American Unpopularity Abroad: What It Really Means
(London) — It is impossible to spend even a few days in Europe without encountering the striking anti-Americanism that suffuses the political media of the continent. Barack Obama’s spiritual mentor Rev. Jeremiah Wright would feel quite at home here.
Extensive polling shows that this constant drumbeat of leftist propaganda has also filtered down to ordinary citizens.
This “unpopularity” has been known to Americans for years but evidence suggests we haven’t understood its root causes or decided what to do about it.
Approaching the November election it is clear the Democratic Party is seeking to grossly misrepresent this “unpopularity” as they did in 2004.
The Democratic narrative goes like this: Get the troops out of Iraq and Barack or Hillary into the White House and American popularity abroad will soar. Group hugs will abound. Old allies will become new friends, and vie with one another to pony up more money and troops for all good causes. Arm in arm we’ll suppress the nuclear ambitions of Iran and North Korea, stand up to Russia and China, rally to the defense of Israel, and put an end to global warming.
They suggest that all we need is more dialogue, understanding and meetings. Obama has declared that he will start meeting everybody immediately following his inauguration. The deeply experienced Hillary says she has already met everyone who matters (despite occasional sniper fire at the airport).
It all sounds like a twenty-first century update of “Make Love not War.”
In truth this Democratic narrative is a pure fantasy with no basis in reality whatsoever.
Global anti-Americanism is a well documented phenomena going back at least half a century. Iraq is but the latest episode. “Bush-hatred” is tame compared to the venom directed at LBJ over Vietnam or Reagan over Pershing Missiles and the Nuclear
Today the United States is the world’s sole “hyper power,” a colossus whose economic and military might dwarfs that of any possible rival. Throughout history such eminence inevitably attracts envy and resentment, and whenever the “hyper power” gets into difficulty emboldened critics go into gleeful overdrive.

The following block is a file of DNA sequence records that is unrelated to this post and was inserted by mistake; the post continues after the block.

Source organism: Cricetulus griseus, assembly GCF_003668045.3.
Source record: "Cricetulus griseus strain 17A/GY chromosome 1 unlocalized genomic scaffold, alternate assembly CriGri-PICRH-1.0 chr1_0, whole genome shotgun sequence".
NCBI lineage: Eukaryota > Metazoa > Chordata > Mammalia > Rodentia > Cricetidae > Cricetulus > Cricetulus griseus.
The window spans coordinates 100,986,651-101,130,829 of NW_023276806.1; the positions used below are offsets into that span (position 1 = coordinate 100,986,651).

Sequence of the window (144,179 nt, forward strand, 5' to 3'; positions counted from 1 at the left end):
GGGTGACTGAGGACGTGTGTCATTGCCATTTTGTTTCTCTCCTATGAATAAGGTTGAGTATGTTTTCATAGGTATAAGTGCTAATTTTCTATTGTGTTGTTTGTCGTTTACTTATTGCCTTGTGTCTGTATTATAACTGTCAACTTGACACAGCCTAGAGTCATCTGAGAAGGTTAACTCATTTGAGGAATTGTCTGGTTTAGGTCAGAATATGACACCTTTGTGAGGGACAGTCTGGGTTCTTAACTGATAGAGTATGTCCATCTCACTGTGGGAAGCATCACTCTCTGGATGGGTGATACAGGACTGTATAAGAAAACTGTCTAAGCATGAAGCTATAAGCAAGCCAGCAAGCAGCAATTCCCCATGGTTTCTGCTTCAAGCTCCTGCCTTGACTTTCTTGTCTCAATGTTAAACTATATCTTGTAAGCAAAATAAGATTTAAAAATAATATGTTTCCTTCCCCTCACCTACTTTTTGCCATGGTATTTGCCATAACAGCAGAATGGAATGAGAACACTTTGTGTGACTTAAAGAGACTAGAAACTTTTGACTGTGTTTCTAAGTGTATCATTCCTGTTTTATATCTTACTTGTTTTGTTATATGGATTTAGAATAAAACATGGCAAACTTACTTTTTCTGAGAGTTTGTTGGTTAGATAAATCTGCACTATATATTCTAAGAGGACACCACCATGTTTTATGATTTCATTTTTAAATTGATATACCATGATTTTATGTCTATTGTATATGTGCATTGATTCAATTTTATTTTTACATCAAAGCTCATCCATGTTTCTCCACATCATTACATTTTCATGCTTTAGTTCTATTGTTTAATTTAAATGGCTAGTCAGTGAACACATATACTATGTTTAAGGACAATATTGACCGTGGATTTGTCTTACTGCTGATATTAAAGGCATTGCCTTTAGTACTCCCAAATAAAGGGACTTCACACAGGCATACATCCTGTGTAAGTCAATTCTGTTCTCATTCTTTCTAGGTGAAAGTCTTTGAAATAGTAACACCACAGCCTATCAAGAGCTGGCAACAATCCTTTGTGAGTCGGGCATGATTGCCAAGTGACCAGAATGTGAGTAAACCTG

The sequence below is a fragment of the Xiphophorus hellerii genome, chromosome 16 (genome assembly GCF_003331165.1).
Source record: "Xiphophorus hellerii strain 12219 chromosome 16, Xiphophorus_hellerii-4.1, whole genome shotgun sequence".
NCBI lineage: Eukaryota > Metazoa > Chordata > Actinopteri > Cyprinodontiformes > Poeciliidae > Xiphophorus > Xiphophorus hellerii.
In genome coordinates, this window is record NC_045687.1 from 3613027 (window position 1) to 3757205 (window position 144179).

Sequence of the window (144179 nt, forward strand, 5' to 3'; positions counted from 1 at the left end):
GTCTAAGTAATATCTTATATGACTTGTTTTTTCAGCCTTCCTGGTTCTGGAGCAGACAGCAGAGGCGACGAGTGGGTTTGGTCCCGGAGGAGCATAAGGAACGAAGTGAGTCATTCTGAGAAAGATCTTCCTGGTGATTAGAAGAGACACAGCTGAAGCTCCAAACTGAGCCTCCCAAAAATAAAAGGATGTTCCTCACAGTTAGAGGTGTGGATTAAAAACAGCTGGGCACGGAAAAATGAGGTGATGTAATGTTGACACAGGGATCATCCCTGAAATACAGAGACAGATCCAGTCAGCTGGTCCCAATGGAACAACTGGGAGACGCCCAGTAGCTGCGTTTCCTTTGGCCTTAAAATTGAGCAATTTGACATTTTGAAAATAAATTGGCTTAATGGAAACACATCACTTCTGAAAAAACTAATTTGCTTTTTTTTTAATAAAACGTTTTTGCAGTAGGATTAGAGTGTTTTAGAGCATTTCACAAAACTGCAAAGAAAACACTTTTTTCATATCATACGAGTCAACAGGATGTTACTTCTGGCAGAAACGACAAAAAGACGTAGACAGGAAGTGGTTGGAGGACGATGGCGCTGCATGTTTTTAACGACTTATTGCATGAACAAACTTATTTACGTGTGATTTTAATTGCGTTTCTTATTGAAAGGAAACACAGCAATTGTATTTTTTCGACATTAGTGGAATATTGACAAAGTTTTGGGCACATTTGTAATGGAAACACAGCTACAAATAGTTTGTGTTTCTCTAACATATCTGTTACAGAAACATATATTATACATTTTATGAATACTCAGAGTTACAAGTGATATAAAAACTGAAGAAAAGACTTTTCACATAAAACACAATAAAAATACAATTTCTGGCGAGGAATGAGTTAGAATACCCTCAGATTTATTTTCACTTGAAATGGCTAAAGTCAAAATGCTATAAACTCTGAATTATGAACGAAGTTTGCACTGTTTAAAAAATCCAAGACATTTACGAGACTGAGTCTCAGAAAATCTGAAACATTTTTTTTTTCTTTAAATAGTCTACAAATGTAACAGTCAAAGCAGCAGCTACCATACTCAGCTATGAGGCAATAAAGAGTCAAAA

For Americans wishing assurance that “unpopularity” is no moral defect but rather a symptom of how the world works, history provides a superb precedent: Great Britain in the year 1900.
In that year Britain presided over an Empire that encompassed one quarter of the earth’s population, maintained a navy twice the size of its nearest rival, and held global financial and commercial interests far surpassing any other nation.
The “hyper power” of its’ day Britain nonetheless faced distractions that have a familiar ring: territorial collisions with Russia in Afghanistan and France in Sudan; a growing naval challenge from Imperial Germany and even a serious threat of war with the United States over a Venezuelan boundary dispute.
Britain’s vulnerability was heightened when it became bogged down in the Boer War in distant South Africa, and a brutal “insurgency” that followed the war. Anti-British feeling was rampant throughout the civilized world, and particularly inflamed in the United States.
The last and greatest of Queen Victoria’s Prime Ministers- Lord Salisbury (see Andrew Robert’s masterful Salisbury, Victorian Titan) — observed to his nephew and future successor Arthur Balfour: “We seem to be cordially hated by virtually every nation, however I am confident that patient diplomacy, strong faith and unyielding determination will carry us through.” Salisbury — architect of the modern Conservative Party — also served as his own Foreign Minister, and further said: “Happily, most of these nations distrust each other even more than they dislike us.”
Salisbury finally found the right general — Lord Roberts of Kandahar — and as he predicted his combination of skillful diplomacy and ceaseless military pressure brought about a successful and enduring Peace. (South Africa would be among Britain’s most stalwart supporters through the fire of two World Wars).
In a still relevant voice that speaks to us across a turbulent century, Salisbury sagely observed that: “It is difficult enough to go around doing what is right without going around trying to do what is popular.”
Useful food for thought in America’s current hour of travail and decision.